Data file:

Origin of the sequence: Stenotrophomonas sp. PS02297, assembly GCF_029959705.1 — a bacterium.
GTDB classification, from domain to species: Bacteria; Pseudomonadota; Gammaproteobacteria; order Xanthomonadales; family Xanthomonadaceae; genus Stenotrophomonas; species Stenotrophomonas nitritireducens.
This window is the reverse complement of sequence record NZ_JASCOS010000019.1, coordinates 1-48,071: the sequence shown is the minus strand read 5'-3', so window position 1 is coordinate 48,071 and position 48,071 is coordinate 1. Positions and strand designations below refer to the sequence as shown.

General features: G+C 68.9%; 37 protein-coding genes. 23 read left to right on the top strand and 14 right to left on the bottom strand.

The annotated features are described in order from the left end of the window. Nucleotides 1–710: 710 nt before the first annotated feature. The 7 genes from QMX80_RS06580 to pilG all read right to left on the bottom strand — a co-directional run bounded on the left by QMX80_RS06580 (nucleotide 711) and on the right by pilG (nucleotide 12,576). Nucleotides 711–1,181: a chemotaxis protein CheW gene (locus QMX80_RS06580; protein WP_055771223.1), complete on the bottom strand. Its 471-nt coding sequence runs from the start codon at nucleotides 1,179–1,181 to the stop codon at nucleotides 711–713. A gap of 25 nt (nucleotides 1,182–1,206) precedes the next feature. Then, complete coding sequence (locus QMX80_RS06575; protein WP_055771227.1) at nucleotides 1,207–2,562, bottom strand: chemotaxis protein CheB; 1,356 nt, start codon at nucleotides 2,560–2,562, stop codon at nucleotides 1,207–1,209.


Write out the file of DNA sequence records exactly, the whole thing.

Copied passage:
Origin of the sequence: Stenotrophomonas sp. PS02297, assembly GCF_029959705.1 — a bacterium.
GTDB classification, from domain to species: Bacteria; Pseudomonadota; Gammaproteobacteria; order Xanthomonadales; family Xanthomonadaceae; genus Stenotrophomonas; species Stenotrophomonas nitritireducens.
This window is the reverse complement of sequence record NZ_JASCOS010000019.1, coordinates 1-48,071: the sequence shown is the minus strand read 5'-3', so window position 1 is coordinate 48,071 and position 48,071 is coordinate 1. Positions and strand designations below refer to the sequence as shown.

General features: G+C 68.9%; 37 protein-coding genes. 23 read left to right on the top strand and 14 right to left on the bottom strand.

The annotated features are described in order from the left end of the window. Nucleotides 1–710: 710 nt before the first annotated feature. The 7 genes from QMX80_RS06580 to pilG all read right to left on the bottom strand — a co-directional run bounded on the left by QMX80_RS06580 (nucleotide 711) and on the right by pilG (nucleotide 12,576). Nucleotides 711–1,181: a chemotaxis protein CheW gene (locus QMX80_RS06580; protein WP_055771223.1), complete on the bottom strand. Its 471-nt coding sequence runs from the start codon at nucleotides 1,179–1,181 to the stop codon at nucleotides 711–713. A gap of 25 nt (nucleotides 1,182–1,206) precedes the next feature. Then, complete coding sequence (locus QMX80_RS06575; protein WP_055771227.1) at nucleotides 1,207–2,562, bottom strand: chemotaxis protein CheB; 1,356 nt, start codon at nucleotides 2,560–2,562, stop codon at nucleotides 1,207–1,209.